As expected, Gov. Chris Christie signed a new budget Monday evening that includes a series of vetoes on tax hikes approved last week by the state Legislature for the upcoming fiscal year.
The $34.1 billion budget put forth last week by the Democrat-led Legislature included a full $2.25 billion scheduled pension payment, but drew on tax hikes on both businesses and millionaires in order to do so. Instead, Christie returned a signed $32.5 billion budget vetoing those proposals and featuring more than $1 billion less in spending.
Christie will now also look to cut the full pension payment down to $681 million to make up for a looming $1.7 billion revenue shortfall.
The Democrats’ plan had called on raising the income tax rate on those earning more than $1 million annually from 8.97 percent to 10.75 percent, upping the corporate business tax from 9 percent to 10.35 percent and delaying Business Employment Incentive Program tax abatements for one year. Altogether, Democrats had said their package of proposals would have generated some $1.3 billion in new revenue for the state.
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In his veto addressed to the Senate, Christie wrote that “punitively raising taxes on our already overtaxed residents and small business owners is not the answer to the State’s short- and long-term fiscal challenges.”
“The Legislature’s budget, if enacted, would accomplish nothing more than to repeat the failed, irresponsible and unsustainable policies that were commonplace in Trenton for years before my administration,” Christie wrote. “Simply stated, I do not accept the premise that we can tax our way to prosperity in this manner.”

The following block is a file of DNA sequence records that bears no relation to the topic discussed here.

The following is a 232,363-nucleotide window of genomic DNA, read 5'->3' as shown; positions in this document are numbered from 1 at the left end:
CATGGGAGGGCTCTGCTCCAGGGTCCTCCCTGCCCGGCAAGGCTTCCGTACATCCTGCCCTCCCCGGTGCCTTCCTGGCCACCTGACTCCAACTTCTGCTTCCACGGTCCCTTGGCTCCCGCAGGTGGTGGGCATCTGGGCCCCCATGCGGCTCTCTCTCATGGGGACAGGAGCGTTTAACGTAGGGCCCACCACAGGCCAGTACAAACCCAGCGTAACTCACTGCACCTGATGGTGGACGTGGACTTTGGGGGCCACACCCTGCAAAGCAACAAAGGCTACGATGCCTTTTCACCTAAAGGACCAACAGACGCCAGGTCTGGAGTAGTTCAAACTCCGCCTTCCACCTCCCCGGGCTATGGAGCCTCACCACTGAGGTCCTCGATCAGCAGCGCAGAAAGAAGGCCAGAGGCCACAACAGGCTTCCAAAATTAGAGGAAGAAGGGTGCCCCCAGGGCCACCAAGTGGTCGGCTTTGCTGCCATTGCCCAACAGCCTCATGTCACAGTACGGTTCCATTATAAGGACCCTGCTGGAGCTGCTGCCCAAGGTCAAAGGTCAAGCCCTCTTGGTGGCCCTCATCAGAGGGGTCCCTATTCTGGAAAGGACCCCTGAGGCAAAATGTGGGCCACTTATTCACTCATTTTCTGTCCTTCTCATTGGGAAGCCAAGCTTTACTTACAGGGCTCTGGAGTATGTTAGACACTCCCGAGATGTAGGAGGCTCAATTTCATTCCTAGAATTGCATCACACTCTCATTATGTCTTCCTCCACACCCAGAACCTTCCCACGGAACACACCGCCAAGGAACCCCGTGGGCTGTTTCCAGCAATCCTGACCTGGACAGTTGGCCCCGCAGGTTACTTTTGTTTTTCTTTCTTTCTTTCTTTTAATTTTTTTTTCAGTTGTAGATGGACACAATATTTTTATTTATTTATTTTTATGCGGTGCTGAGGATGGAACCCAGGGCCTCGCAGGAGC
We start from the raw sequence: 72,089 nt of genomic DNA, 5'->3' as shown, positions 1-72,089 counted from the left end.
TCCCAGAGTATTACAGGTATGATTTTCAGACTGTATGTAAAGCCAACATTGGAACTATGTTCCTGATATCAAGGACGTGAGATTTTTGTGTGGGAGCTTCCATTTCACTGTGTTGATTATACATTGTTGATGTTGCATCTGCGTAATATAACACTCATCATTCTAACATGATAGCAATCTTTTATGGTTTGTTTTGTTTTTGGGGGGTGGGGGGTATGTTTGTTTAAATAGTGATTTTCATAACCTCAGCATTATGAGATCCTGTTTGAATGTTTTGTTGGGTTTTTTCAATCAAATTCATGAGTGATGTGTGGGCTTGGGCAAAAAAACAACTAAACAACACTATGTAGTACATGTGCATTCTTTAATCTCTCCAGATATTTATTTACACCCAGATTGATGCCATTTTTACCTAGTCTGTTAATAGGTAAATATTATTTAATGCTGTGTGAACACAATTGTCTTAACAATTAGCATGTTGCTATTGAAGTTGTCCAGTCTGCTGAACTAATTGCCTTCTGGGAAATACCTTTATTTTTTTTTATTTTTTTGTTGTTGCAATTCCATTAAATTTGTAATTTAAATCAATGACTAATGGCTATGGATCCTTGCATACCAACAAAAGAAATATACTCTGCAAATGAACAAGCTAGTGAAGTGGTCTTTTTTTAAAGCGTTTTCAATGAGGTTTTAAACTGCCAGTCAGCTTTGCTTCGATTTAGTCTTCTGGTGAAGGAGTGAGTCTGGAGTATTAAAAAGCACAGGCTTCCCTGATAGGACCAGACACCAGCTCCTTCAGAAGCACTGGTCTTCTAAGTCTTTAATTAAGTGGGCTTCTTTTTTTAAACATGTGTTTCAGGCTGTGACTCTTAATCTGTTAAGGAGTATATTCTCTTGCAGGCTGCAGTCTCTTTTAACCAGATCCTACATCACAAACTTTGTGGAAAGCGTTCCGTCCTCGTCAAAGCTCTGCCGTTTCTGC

Senate President Steve Sweeney (D-West Deptford) said that Democrats are “disappointed” with Christie’s decision, which he says protects “the state’s wealthiest at the expense of the middle class and working poor.”
“Democrats presented a budget to the governor that met our obligations while not placing the burden on working people,” Sweeney said. “Our budget was a fiscally responsible plan that would have honored the state’s commitments and increased funding for critical services. It was the right thing to do for all New Jerseyans.”
Assembly Speaker Vincent Prieto (D-Secaucus) added that Christie’s decision to not make a full pension payment “will push New Jersey closer toward fiscal disaster” and its “ramifications will unfortunately be adversely felt by taxpayers for years to come.”
Still, Christie’s pension plans may face a legal hurdle. Last week, citing a state of fiscal emergency, Superior Court Judge Mary Jacobsen ruled in favor of Christie’s proposal to slash the current fiscal year’s scheduled pension payment by nearly $900 million, but noted the decision did not apply to the upcoming fiscal year.
Another court showdown is expected to play out in the upcoming months.
Standard & Poor’s, one of three Wall Street rating agencies to have issued credit rating downgrades to New Jersey since April, warned the state earlier this month that Christie’s plans for balancing the budget through reduced pension payments could spur yet another downgrade.
“In our view, the governor’s decision to delay pension funding, while providing the necessary tools for cash management and budget control, has significant negative implications for the state’s liability profile,” the agency said in its June 2 report. “Pension funded levels, which were expected to decline until the state reached the full funding of annual required contribution, are now expected to decline much more significantly and place increased pressure on future funding requirements.”
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